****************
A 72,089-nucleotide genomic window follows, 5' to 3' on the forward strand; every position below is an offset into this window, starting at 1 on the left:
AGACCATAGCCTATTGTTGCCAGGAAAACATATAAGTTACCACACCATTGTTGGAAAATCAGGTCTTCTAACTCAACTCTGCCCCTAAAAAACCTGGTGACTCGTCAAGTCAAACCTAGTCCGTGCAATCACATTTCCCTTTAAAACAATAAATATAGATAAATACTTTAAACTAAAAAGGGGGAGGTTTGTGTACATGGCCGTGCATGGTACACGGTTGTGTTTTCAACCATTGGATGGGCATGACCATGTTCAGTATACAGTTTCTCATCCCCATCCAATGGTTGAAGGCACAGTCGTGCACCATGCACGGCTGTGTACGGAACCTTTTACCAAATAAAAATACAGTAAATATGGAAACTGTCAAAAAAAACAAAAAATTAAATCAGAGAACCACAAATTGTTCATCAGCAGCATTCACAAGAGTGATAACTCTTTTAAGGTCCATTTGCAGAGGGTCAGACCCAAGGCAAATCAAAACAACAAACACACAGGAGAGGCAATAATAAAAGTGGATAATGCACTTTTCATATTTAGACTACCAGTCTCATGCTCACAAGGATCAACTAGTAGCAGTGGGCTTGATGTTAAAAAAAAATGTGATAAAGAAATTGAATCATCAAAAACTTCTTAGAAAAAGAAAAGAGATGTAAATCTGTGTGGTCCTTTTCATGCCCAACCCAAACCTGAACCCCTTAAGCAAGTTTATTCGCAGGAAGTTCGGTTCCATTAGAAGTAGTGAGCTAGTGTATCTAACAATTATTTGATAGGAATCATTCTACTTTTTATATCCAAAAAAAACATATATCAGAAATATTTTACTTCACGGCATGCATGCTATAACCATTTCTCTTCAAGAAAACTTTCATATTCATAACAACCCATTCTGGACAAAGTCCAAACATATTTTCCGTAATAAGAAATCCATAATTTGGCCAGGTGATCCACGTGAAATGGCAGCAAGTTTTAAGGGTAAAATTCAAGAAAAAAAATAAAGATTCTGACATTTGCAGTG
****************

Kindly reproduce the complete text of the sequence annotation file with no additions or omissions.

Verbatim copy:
A 72,089-nucleotide genomic window follows, 5' to 3' on the forward strand; every position below is an offset into this window, starting at 1 on the left:
AGACCATAGCCTATTGTTGCCAGGAAAACATATAAGTTACCACACCATTGTTGGAAAATCAGGTCTTCTAACTCAACTCTGCCCCTAAAAAACCTGGTGACTCGTCAAGTCAAACCTAGTCCGTGCAATCACATTTCCCTTTAAAACAATAAATATAGATAAATACTTTAAACTAAAAAGGGGGAGGTTTGTGTACATGGCCGTGCATGGTACACGGTTGTGTTTTCAACCATTGGATGGGCATGACCATGTTCAGTATACAGTTTCTCATCCCCATCCAATGGTTGAAGGCACAGTCGTGCACCATGCACGGCTGTGTACGGAACCTTTTACCAAATAAAAATACAGTAAATATGGAAACTGTCAAAAAAAACAAAAAATTAAATCAGAGAACCACAAATTGTTCATCAGCAGCATTCACAAGAGTGATAACTCTTTTAAGGTCCATTTGCAGAGGGTCAGACCCAAGGCAAATCAAAACAACAAACACACAGGAGAGGCAATAATAAAAGTGGATAATGCACTTTTCATATTTAGACTACCAGTCTCATGCTCACAAGGATCAACTAGTAGCAGTGGGCTTGATGTTAAAAAAAAATGTGATAAAGAAATTGAATCATCAAAAACTTCTTAGAAAAAGAAAAGAGATGTAAATCTGTGTGGTCCTTTTCATGCCCAACCCAAACCTGAACCCCTTAAGCAAGTTTATTCGCAGGAAGTTCGGTTCCATTAGAAGTAGTGAGCTAGTGTATCTAACAATTATTTGATAGGAATCATTCTACTTTTTATATCCAAAAAAAACATATATCAGAAATATTTTACTTCACGGCATGCATGCTATAACCATTTCTCTTCAAGAAAACTTTCATATTCATAACAACCCATTCTGGACAAAGTCCAAACATATTTTCCGTAATAAGAAATCCATAATTTGGCCAGGTGATCCACGTGAAATGGCAGCAAGTTTTAAGGGTAAAATTCAAGAAAAAAAATAAAGATTCTGACATTTGCAGTG